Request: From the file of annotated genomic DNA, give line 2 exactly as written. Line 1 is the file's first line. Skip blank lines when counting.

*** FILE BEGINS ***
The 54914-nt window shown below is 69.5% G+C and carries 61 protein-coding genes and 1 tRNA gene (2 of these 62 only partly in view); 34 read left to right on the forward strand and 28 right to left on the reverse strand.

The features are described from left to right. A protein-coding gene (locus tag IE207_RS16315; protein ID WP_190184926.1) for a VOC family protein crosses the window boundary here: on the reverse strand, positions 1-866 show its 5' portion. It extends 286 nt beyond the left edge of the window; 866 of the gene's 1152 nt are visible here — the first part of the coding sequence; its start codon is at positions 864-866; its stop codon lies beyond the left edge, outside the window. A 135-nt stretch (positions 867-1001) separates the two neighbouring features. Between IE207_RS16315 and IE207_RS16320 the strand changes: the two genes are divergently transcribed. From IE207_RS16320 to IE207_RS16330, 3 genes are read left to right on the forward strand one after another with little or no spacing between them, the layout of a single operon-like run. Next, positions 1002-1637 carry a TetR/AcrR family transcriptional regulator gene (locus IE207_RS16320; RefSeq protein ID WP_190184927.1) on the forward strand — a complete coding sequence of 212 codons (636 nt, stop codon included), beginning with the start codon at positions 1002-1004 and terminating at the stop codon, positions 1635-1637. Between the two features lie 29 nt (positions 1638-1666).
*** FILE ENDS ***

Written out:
The features are described from left to right. A protein-coding gene (locus tag IE207_RS16315; protein ID WP_190184926.1) for a VOC family protein crosses the window boundary here: on the reverse strand, positions 1-866 show its 5' portion. It extends 286 nt beyond the left edge of the window; 866 of the gene's 1152 nt are visible here — the first part of the coding sequence; its start codon is at positions 864-866; its stop codon lies beyond the left edge, outside the window. A 135-nt stretch (positions 867-1001) separates the two neighbouring features. Between IE207_RS16315 and IE207_RS16320 the strand changes: the two genes are divergently transcribed. From IE207_RS16320 to IE207_RS16330, 3 genes are read left to right on the forward strand one after another with little or no spacing between them, the layout of a single operon-like run. Next, positions 1002-1637 carry a TetR/AcrR family transcriptional regulator gene (locus IE207_RS16320; RefSeq protein ID WP_190184927.1) on the forward strand — a complete coding sequence of 212 codons (636 nt, stop codon included), beginning with the start codon at positions 1002-1004 and terminating at the stop codon, positions 1635-1637. Between the two features lie 29 nt (positions 1638-1666).